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From Dusk Until Dawn: Naatak’s Latest Play
Naatak’s latest play is based on a story set ten centuries ago, written three decades ago, yet it’s still acutely relevant in our 21st century Bay Area society, writes Vinita Sud Belani.
(Above): Dancers emphasize the turbulence that King Okkaak (played by Rajiv Nema) suffers in his long vigil of the night in Naatak’s play “Surya Ki Antim Kiran Se Surya Ki Pehli Kiran Tak (From Dusk until Dawn).” [SWAGATO BASUMALLICK photo]
You see it once, it haunts you forever. Three bodies weave in and out of each other’s arms in one night of love, passion and agony. They create a rich pattern of metaphors based on Surya Ki Antim Kiran Se Surya Ki Pehli Kiran Tak (From Dusk until Dawn), a story set ten centuries ago, written by Surendra Verma three decades ago, yet it’s still acutely relevant in our 21st century, post feminist, metrosexual, Siliconeering Bay Area society.
Tenth century, Malla kingdom.
King Okkaak is just, beloved and all-powerful. He is also impotent and heirless. A self-righteous Senate, made nervous by the rumblings of a possible invasion, exhorts the king to uphold the practice of niyog, wherein Okkaak must send his beloved Sheelvati out into the masses to choose a surrogate husband for one night.
The last rays of the setting sun fade into a long, moonlit light.
When the first rays of the rising sun stretch tentatively above the horizon and Sheelvati makes her way back to the Royal bedchamber three lives have been irrevocably altered.
A simple, clean yet powerful plot.
I saw this play when I was sixteen. The French have a word…mijoter. You put a pot on a back burner and it simmers…oh so slowly, letting all the flavors of the pot evolve into this grand mélange of taste. So has this play been simmering in my subconscious, layers of meaning piling on as I progressed through love, marriage, the fulfillment that Sheelvati still seeks, the motherhood that is still denied her, and finally maturity.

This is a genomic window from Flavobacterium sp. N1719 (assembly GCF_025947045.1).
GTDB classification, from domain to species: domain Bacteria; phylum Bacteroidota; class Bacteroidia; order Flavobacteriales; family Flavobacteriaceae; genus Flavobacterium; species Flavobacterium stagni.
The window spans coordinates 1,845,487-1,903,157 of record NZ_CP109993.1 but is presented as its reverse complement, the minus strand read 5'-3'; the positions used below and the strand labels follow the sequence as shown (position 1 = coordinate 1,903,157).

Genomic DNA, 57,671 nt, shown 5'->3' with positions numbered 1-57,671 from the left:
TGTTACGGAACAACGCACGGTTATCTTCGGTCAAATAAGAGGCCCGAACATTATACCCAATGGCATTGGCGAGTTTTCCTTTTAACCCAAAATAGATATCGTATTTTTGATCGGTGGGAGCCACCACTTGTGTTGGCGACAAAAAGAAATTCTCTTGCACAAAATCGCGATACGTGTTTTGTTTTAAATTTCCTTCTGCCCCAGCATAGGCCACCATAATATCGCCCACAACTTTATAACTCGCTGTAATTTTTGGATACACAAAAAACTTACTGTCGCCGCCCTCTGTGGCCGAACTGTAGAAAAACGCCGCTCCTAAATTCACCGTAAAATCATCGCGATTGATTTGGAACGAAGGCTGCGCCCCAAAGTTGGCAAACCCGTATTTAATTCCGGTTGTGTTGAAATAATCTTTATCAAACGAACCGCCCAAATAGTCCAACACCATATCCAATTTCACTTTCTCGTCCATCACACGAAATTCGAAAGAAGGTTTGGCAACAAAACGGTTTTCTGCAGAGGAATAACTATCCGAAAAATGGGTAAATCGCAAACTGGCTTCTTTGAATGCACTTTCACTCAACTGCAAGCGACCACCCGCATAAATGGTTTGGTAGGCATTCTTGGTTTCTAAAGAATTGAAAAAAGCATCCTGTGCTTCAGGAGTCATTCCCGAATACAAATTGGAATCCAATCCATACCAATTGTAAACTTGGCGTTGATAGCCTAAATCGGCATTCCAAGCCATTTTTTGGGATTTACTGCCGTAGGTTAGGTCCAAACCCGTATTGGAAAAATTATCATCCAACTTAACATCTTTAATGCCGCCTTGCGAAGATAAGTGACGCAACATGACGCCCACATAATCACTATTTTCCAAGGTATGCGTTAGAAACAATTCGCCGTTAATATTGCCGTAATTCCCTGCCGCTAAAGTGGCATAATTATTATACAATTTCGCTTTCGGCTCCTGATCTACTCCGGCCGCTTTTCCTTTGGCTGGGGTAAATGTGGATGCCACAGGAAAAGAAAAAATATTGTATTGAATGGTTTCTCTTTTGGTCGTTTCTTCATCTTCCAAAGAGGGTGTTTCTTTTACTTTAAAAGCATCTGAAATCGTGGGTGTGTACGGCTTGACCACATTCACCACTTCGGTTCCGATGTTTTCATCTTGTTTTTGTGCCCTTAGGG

Of course I am only one small unknown theatre artist following a long line of greats who have interpreted this play before me. Amol Palekar made a movie out of it with Deepti Naval and Sonali Bendre. Every major Indian metropolis sees a revival of this play every few years. Sheelvati has transformed herself in the hands of Neena Gupta, Ratna Pathak Shah and Dolly Thakore. National School of Drama, several Kala Niketans, touring drama troupes playing across Canada, U.S. and U.K. have all done it, loved it and left a gut-punched audience behind – shaken, somber and thoughtful. This is a humbling thought.
I have to ask myself what I bring to the play that hasn’t been done already.
(Right): A detail of the flower garlands made with hand-dyed linen for Naatak’s play “Surya Ki Antim Kiran Se Surya Ki Pehli Kiran Tak (From Dusk until Dawn).” [ABHISHEK KRISHNAMURTHY photo]
I find Naatak. Or maybe Naatak finds me. The perfect vehicle for this play. A premier Bay Area theatre group committed to bringing quality Indian or Indian themed film and theatre to the greater Bay Area audience. A committed and experienced group of theatre enthusiasts guide me through the process.
When I first approach Pradeep Gupta to produce this play with me he says – “Wow! you want to re-create the full pomp and splendor of a pre-Islamic Hindu court?”
I say, “No, I want you to design me a set that follows the essence of the plot…clean, simple lines, bold statements.” He smiles and says – “I’ll do it!”
One-hundred and eight cubic feet of raw wood and 69 yards of coarse white muslin later we have a set that stands strong in three dimensions, capitalizing on not just the breadth and width but also the height of the theatre, allowing the audience to peek into several rooms at once.